Monday, June 26, 2017



Over the years I have submitted my proof to more than 50 professional mathematicians. The mathematicians who have  rejected my 1965 proof have done so primarily because of the belief that there cannot be a proof of FLT using simple mathematical concepts.The few who have actually tried to refute FLT65, have attempted to support this belief with the fact that the division algorithm may or may not apply to integer constants obtained by substituting specific integer values into integer polynomials and reducing them to single integers. But there is no proof that it is true for the integer polynomials of the Fermat equation, and so three of them have resorted to demonstrations that have no relevance to actual solutions of the Fermat equation, to try to make the point that FLT65 may not be valid.

Their idea that the division algorithm might not apply to the integer polynomials of the Fermat equation factor f(Z) = Zp-1 + Zp-2X + Zp-3X2 + ••• + Xp-1 arises from the fact that, for given integer values of X and Z, f(Z) can be reduced to a single integer (a constant), and if that single integer is not prime, in general, one of its integer factors may or may not contain the integer equal to the integer value of Z1 – a.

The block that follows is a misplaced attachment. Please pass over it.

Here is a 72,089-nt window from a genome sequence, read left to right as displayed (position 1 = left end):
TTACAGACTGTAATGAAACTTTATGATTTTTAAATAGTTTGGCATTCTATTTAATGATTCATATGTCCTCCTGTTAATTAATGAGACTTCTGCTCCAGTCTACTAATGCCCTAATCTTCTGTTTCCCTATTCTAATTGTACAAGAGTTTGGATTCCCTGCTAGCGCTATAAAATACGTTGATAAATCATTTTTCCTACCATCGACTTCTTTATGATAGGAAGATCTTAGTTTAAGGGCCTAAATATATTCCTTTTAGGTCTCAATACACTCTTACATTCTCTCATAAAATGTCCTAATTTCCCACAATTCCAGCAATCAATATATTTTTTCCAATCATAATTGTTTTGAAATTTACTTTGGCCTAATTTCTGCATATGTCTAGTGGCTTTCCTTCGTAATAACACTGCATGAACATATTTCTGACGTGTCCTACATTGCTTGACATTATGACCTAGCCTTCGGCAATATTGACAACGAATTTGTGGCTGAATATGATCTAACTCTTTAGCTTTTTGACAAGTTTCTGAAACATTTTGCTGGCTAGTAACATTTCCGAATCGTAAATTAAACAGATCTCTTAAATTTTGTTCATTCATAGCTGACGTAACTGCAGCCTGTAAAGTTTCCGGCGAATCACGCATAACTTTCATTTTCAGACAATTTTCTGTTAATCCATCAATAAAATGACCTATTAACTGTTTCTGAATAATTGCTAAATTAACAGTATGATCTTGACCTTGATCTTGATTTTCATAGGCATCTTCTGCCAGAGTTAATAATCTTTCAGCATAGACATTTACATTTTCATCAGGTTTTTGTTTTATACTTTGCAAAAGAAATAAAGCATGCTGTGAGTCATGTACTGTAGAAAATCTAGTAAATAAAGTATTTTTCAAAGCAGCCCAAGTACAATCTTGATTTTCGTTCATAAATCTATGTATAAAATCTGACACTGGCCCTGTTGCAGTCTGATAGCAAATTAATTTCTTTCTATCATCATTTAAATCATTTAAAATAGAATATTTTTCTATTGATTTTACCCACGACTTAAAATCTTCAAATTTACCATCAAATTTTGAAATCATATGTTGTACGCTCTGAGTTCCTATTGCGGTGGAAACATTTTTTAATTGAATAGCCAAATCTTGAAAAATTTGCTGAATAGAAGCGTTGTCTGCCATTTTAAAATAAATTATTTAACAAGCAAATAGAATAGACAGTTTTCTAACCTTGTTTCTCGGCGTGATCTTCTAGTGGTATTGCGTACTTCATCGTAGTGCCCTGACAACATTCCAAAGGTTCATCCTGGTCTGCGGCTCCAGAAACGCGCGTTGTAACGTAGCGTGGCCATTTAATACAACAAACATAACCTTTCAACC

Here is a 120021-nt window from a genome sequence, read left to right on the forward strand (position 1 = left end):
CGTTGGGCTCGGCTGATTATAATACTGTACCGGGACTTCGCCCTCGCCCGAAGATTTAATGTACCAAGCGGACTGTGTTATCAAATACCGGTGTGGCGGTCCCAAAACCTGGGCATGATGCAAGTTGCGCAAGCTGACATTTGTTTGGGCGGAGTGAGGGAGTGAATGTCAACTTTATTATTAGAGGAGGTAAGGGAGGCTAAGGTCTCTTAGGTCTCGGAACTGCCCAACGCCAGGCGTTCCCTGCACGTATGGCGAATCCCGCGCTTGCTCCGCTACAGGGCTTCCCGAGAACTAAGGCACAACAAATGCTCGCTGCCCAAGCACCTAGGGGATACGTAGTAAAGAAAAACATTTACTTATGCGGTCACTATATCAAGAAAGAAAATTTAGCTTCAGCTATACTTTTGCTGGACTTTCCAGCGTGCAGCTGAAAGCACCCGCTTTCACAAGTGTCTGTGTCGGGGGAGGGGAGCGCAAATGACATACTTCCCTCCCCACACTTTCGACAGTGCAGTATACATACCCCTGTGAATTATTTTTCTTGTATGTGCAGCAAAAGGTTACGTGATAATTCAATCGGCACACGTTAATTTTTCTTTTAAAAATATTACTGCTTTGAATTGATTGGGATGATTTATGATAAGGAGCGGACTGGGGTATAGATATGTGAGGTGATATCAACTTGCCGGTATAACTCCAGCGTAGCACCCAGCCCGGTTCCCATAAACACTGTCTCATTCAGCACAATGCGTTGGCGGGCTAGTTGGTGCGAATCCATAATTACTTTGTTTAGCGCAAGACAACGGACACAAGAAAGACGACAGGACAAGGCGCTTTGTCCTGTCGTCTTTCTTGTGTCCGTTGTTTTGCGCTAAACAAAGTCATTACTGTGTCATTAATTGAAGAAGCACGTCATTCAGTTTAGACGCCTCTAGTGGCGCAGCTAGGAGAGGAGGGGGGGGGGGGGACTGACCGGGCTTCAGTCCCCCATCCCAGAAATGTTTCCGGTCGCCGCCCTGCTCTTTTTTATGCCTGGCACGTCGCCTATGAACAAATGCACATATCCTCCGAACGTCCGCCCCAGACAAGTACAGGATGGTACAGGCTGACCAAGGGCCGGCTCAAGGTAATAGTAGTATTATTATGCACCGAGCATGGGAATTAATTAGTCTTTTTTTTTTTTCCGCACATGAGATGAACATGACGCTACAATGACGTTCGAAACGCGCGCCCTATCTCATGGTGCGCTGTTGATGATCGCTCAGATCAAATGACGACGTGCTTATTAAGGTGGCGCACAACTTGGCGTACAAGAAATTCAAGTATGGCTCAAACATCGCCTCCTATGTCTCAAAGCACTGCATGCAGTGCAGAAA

FLT65 provides a way to determine whether or not any specific single integer value of f(Z) (a polynomial factor of the Fermat equation) can contain the specific single integer value of Z –a (a polynomial factor of Y in the Fermat equation) as a factor, using the division algorithm and its three corollaries. For an integer solution of the Fermat equation, f(Z1) must not only contain Z1 – a, it must be equal to (Z1 – a)p.

The division algorithm and its corollaries, by definition, apply to all polynomials with real number variables, so they apply to polynomials of integer variables in the same way they apply to all polynomials of real numbers because integers are real numbers which, along with non-integer rational and irrational numbers, comprise the field of real numbers. Finally, an integer solution of the Fermat equation, if there is one, is simply one of the infinite number of solutions to one of the Fermat equations, and the three numbers of any solution are a set of three numbers existing in the field of real numbers. FLT65 demonstrates the fact that for the Fermat integer polynomials f(Z) and Z – a, where both polynomials must be factors of Yp, there are no integer values of a, X and Z for which Z – a divides f(Z), because the remainder will always be non-zero.

After more than 40 years, I still have hope that more mainstream mathematicians will join the small, but growing number of mathematicians who agree that there are no fatal flaws in the logic of FLT65.

Edward R. Close, June 26, 2017

For those who are not familiar with Fermat's Last Theorem, I've pasted in a previous discussion and some relevant links below.

The Basic FLT65 Proof